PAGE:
Another in our series of extracts from Richard Baxter’s Cure of Church Divisions, published in 1670, in the hope of preventing presbyterians and congregationalists leaving the Church of England after the 1662 Act of Uniformity. As long as Christians are still dividing and being divided, Baxter’s examination of the attitudes that lead to division remains relevant.

Direction V:

Distinguish between those who separate from the Universal Church, or from all the Orthodox or purest and Reformed parts of it, and those who only forsake the Ministry of some one person, or sort of persons, without refusing Communion with the rest.

As many occasions may warrant a removal from a particular Church, but nothing can excuse a separation from the Universal Church, so he that separateth only from some particular Churches, and yet is a member of the Universal Church, may also be a member of Christ and be saved. He may be a Christian who is no member of your flock, or of any particular Church, but he is no Christian who is no member of the Universal Church. Paul and Barnabas may in the heat of a difference part from one another, and yet neither of them part from Christ or the Church-Universal.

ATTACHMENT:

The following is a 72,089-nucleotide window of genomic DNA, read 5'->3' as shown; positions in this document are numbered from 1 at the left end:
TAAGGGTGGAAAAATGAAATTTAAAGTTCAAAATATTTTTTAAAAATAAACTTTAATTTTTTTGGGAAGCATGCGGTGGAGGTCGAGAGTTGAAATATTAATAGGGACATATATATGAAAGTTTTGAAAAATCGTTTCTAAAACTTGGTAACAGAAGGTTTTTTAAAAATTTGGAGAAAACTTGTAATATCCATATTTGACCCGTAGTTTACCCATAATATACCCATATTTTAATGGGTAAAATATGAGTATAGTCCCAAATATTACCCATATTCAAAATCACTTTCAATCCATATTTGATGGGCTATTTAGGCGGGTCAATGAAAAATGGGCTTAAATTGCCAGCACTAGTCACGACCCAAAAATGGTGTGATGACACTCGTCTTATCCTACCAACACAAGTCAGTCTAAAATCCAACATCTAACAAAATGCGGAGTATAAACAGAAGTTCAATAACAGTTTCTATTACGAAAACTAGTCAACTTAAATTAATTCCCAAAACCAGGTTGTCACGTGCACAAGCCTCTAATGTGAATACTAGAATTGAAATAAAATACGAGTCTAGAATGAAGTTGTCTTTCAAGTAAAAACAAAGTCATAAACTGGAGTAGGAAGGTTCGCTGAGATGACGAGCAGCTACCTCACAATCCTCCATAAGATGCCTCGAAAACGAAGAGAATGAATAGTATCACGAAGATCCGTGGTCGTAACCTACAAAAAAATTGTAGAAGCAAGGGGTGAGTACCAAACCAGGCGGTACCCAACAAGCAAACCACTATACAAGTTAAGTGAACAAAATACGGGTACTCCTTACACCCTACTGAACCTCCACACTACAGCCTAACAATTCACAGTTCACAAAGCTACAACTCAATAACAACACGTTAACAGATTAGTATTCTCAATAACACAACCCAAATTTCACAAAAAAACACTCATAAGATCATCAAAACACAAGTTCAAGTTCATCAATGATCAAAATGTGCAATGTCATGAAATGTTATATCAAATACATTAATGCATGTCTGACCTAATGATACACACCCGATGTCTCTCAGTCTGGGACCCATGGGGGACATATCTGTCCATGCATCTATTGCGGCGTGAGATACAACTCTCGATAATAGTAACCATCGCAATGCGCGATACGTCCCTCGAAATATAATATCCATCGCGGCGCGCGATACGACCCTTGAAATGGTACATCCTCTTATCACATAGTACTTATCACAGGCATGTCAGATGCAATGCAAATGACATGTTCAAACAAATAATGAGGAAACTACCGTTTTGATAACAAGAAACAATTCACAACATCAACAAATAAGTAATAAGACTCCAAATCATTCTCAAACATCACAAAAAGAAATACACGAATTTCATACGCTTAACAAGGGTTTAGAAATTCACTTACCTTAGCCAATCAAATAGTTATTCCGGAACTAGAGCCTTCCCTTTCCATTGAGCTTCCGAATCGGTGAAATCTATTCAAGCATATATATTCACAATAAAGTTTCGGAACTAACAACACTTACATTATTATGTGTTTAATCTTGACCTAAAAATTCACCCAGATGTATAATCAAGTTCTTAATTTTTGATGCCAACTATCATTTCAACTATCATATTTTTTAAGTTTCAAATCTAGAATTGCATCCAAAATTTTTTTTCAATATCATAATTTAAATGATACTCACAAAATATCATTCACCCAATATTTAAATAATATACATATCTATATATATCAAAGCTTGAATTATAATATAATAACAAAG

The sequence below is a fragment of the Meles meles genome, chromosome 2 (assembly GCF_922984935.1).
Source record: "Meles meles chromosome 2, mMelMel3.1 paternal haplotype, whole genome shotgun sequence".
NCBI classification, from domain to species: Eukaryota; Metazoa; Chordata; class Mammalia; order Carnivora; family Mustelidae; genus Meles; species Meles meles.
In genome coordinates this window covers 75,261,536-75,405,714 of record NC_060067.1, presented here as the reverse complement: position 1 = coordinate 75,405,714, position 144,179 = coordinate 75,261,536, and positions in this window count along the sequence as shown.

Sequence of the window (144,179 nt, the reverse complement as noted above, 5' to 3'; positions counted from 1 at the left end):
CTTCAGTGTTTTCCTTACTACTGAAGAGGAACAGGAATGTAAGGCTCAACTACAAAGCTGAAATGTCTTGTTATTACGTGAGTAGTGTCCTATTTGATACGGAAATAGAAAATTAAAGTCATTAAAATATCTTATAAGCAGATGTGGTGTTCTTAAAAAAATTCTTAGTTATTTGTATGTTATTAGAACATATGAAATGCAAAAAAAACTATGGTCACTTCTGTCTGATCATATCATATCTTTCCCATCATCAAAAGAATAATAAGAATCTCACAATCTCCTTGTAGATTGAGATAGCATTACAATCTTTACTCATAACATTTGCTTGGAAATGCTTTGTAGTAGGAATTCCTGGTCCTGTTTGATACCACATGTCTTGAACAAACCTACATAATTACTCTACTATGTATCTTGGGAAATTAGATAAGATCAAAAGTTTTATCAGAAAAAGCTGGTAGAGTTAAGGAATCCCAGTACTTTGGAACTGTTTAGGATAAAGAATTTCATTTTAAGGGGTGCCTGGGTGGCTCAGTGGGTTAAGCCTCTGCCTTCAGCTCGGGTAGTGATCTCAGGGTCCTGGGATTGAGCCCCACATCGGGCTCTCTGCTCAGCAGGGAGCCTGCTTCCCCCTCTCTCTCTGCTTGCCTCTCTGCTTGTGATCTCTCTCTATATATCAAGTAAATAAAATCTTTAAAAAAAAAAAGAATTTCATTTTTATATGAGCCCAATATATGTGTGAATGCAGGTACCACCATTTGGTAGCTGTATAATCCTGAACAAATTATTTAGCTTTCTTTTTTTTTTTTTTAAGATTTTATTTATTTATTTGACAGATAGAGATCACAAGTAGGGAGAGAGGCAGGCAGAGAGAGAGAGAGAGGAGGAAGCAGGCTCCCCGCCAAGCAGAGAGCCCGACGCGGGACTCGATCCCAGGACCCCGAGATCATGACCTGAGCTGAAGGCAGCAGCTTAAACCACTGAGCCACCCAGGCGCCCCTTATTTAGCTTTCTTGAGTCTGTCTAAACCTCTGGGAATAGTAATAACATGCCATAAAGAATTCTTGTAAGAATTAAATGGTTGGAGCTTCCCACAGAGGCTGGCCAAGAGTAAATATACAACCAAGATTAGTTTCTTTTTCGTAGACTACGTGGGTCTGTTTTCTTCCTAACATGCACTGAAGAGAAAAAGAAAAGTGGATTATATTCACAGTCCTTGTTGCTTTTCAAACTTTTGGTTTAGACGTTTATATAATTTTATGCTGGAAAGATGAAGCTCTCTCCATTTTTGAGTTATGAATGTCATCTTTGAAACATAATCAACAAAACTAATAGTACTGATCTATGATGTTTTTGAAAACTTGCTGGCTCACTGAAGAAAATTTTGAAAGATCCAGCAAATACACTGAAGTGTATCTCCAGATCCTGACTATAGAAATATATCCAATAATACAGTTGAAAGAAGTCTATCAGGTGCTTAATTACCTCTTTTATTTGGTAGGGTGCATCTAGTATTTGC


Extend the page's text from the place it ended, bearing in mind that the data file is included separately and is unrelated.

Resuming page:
I do not excuse the fault of those who sin against any one Church or Pastor: but I would not have the clergy sin too by making the fault of those separating greater than it is; nor to let their own interest lead them to call men schismatics or separatists, in a sense for which they have no ground. If they can learn more by another minister than by me, what reason have I to be offended at their edification, though perhaps some infirmity of judgement may appear in it. A true mother that knoweth her child is like to thrive better by a nurses milk than by her own, will be so far from hatred or envy either at the nurse or child, that she will consent, and be thankful, and pay the nurse. Solomon made it the sign of the false mother, that could bear the dividatur, the hurt of the child for her own commodity; and of the true mother, that she had rather lose her commodity than the child should suffer. And Paul giveth God thanks that Christ was preached, even though it was by them that did it in strife and envy. He is not worthy of the name of a physician, who had rather the patients health were deplorate, than that he should be healed by another who is preferred before him. If I knew that man by whom the salvation of my flock were like to be more happily promoted than by me (whatever infirmity of theirs might be the cause) I should think my self a servant of Satan the envious enemy of souls, if I were against it.